This is presented by a Quillen equivalence of model categories

sSet *GW¯sGrp sSet_* \stackrel{\overset{\bar W}{\leftarrow}}{\underset{G}{\to}} sGrp

between the model structure on reduced simplicial sets and the transferred model structure on simplicial groups along the forgetful functor to the model structure on simplicial sets.

(See groupoid object in an (infinity,1)-category for more details on this Quillen equivalence.)

For parameterized \infty-groupoids (\infty-stacks / (,1)(\infty,1)-sheaves)

The following result makes precise for parameterized ∞-groupoids – for ∞-stacks – the general statement that kk-fold delooping provides a correspondence between n-categories that have trivial r-morphisms for r<kr \lt k and k-tuply monoidal n-categories.


An Ek-algebra object AA in an (∞,1)-topos H\mathbf{H} is called groupal if its connected components π 0(A)H 0\pi_0(A) \in \mathbf{H}_{\leq 0} is a group object.

Write Mon 𝔼[k] gp(H)Mon^{gp}_{\mathbb{E}[k]}(\mathbf{H}) for the (∞,1)-category of groupal E kE_k-algebra objects in H\mathbf{H}.

A groupal E 1E_1-algebra – hence an groupal A-∞ algebra object in H\mathbf{H} – we call an ∞-group in H\mathbf{H}. Write Grp(H)\infty Grp(\mathbf{H}) for the (∞,1)-category of ∞-groups in H\mathbf{H}.


Let k>0k \gt 0, let H\mathbf{H} be an (∞,1)-category of (∞,1)-sheaves and let H * k\mathbf{H}_*^{\geq k} denote the full subcategory of the category H *\mathbf{H}_{*} of pointed objects, spanned by those pointed objects thar are k1k-1-connected (i.e. their first kk homotopy sheaves) vanish. Then there is a canonical equivalence of (∞,1)-categories

H k */Mon 𝔼[k] gp(H). \mathbf{H}^{\ast/}_{\geq k} \simeq Mon^{gp}_{\mathbb{E}[k]}(\mathbf{H}) \,.

between the pointed (k1)(k-1)-connected objects and the groupal Ek-algebra objects in H\mathbf{H}.

This is Higher Algebra, theorem

Specifically for H=\mathbf{H} = Top, this reduces to the following classical theorem due to Peter May, known as the May recognition theorem.


Let YY be a topological space equipped with an action of the little cubes operad 𝒞 k\mathcal{C}_k and suppose that YY is grouplike. Then YY is homotopy equivalent to a kk-fold loop space Ω kX\Omega^k X for some pointed topological space XX.

This is Higher Algebra, theorem


For k=1k = 1 we have a looping/delooping equivalence

Grp(H)BΩH 1 */ Grp(\mathbf{H}) \stackrel{\overset{\Omega}{\longleftarrow}}{\underset{\mathbf{B}}{\longrightarrow}} \mathbf{H}_{\geq 1}^{\ast /}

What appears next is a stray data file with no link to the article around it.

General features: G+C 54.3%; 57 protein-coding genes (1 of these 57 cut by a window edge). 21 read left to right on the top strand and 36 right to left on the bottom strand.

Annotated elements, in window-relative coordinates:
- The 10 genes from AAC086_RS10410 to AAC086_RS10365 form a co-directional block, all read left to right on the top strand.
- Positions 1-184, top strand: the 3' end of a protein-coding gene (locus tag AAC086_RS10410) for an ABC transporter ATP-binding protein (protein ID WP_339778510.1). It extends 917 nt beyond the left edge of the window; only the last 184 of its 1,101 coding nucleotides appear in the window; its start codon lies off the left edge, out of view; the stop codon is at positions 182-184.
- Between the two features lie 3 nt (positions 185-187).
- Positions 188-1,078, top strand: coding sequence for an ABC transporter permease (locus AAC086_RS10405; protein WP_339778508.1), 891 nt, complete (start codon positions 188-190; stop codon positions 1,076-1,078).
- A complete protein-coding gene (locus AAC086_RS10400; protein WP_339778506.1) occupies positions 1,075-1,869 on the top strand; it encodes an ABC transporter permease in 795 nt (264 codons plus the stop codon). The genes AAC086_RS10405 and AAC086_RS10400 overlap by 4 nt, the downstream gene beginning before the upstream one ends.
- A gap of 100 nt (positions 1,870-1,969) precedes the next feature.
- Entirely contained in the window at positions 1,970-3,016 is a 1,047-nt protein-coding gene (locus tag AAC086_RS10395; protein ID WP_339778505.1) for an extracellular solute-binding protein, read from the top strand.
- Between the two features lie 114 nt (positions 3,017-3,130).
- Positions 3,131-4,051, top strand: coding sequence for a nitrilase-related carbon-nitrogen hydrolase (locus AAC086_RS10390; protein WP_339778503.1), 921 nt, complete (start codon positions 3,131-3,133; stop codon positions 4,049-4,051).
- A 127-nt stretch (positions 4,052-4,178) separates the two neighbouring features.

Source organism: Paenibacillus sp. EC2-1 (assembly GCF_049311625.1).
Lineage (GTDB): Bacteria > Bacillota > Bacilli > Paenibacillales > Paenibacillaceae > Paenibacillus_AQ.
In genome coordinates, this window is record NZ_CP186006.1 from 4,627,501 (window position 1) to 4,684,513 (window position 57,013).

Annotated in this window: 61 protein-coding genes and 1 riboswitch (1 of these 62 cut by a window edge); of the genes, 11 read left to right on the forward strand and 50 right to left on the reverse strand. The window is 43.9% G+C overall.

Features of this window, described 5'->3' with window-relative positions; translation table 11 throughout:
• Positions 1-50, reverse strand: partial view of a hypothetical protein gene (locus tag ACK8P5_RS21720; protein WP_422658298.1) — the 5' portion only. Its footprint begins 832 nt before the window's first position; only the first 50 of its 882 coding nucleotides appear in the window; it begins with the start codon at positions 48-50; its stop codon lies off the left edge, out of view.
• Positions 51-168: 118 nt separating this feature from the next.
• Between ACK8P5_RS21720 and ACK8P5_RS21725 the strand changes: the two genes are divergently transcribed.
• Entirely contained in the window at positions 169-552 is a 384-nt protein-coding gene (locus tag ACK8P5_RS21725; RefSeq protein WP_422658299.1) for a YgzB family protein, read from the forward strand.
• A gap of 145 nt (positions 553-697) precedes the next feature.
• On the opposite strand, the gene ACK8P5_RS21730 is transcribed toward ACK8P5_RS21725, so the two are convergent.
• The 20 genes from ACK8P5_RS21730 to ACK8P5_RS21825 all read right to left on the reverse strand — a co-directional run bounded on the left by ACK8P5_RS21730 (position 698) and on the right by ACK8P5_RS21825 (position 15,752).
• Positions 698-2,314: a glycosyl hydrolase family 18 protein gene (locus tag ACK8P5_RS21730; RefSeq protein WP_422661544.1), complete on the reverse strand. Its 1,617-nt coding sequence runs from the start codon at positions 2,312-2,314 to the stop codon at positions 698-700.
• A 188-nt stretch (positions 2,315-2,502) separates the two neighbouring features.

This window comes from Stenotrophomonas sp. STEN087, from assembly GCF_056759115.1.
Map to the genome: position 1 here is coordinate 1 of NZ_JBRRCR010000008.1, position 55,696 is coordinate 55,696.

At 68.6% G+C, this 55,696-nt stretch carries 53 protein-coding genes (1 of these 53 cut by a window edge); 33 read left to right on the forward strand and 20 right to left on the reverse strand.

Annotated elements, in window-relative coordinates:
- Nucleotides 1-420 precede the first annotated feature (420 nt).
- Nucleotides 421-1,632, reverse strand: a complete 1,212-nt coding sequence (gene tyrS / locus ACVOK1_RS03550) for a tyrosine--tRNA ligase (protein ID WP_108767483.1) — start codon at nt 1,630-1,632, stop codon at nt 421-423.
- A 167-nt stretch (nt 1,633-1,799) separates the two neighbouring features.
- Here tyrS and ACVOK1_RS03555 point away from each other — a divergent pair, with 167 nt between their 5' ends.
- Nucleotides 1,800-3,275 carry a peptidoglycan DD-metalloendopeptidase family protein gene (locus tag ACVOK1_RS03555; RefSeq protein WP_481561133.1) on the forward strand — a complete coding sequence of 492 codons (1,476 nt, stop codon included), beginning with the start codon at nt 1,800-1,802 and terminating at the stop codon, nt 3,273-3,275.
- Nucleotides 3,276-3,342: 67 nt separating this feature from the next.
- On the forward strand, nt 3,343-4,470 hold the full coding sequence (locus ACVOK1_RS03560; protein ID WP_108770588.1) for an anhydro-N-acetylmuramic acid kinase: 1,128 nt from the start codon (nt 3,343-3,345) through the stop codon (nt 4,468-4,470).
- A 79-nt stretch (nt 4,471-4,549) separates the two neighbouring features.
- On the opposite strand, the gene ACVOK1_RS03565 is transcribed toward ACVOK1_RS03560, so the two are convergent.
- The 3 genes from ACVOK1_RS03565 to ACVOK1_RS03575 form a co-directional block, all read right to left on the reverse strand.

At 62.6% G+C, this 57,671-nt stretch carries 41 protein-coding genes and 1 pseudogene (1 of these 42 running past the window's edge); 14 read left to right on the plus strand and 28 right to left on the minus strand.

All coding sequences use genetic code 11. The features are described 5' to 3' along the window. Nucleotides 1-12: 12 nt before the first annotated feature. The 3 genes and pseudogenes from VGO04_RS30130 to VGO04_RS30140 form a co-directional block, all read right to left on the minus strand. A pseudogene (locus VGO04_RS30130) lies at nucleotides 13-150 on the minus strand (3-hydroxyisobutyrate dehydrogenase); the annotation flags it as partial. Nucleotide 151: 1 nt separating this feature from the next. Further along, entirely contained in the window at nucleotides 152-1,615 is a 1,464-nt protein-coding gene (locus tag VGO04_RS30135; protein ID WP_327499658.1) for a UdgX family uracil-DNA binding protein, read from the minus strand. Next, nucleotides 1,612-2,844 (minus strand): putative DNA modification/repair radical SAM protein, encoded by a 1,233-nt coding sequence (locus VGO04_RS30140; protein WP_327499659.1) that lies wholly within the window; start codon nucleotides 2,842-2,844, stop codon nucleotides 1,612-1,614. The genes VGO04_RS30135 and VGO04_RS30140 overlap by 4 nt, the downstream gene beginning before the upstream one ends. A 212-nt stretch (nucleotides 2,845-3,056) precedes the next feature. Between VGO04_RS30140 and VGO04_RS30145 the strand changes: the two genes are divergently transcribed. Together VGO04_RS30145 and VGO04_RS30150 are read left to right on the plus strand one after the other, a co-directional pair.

between pointed connected objects in H\mathbf{H} and grouplike A-∞ algebra objects in H\mathbf{H}: ∞-group objects in H\mathbf{H}.


If the ambient (∞,1)-topos has homotopy dimension 0 then every connected object EE admits a point *E* \to E. Still, the (∞,1)-category of pointed connected objects differs from that of unpointed connected objects (because in the latter the natural transformations may have nontrivial components on the point, while in the former case they may not).

The connected objects EE which fail to be ∞-groups by failing to admit a point are of interest: these are the ∞-gerbes in the (∞,1)-topos.

For cohesive \infty-groupoids

A special case of the parameterized \infty-groupoids above are cohesive ∞-groupoids. Looping and delooping for these is discussed at cohesive (∞,1)-topos – structures in the section Cohesive ∞-groups.

For (,n)(\infty,n)-categories

See delooping hypothesis.

Relation to looping and suspension

For AA any monoidal space, we may forget its monoidal structure and just remember the underlying space. The formation of loop space objects composed with this forgetful functor has a left adjoint Σ\Sigma which forms suspension objects.

(∞,1)-operad∞-algebragrouplike versionin Topgenerally
A-∞ operadA-∞ algebra∞-groupA-∞ space, e.g. loop spaceloop space object
E-k operadE-k algebrak-monoidal ∞-groupiterated loop spaceiterated loop space object
E-∞ operadE-∞ algebraabelian ∞-groupE-∞ space, if grouplike: infinite loop space \simeq ∞-spaceinfinite loop space object
\simeq connective spectrum\simeq connective spectrum object
stabilizationspectrumspectrum object


Discussion in homotopy type theory:

Last revised on January 16, 2023 at 17:13:26. See the history of this page for a list of all contributions to it.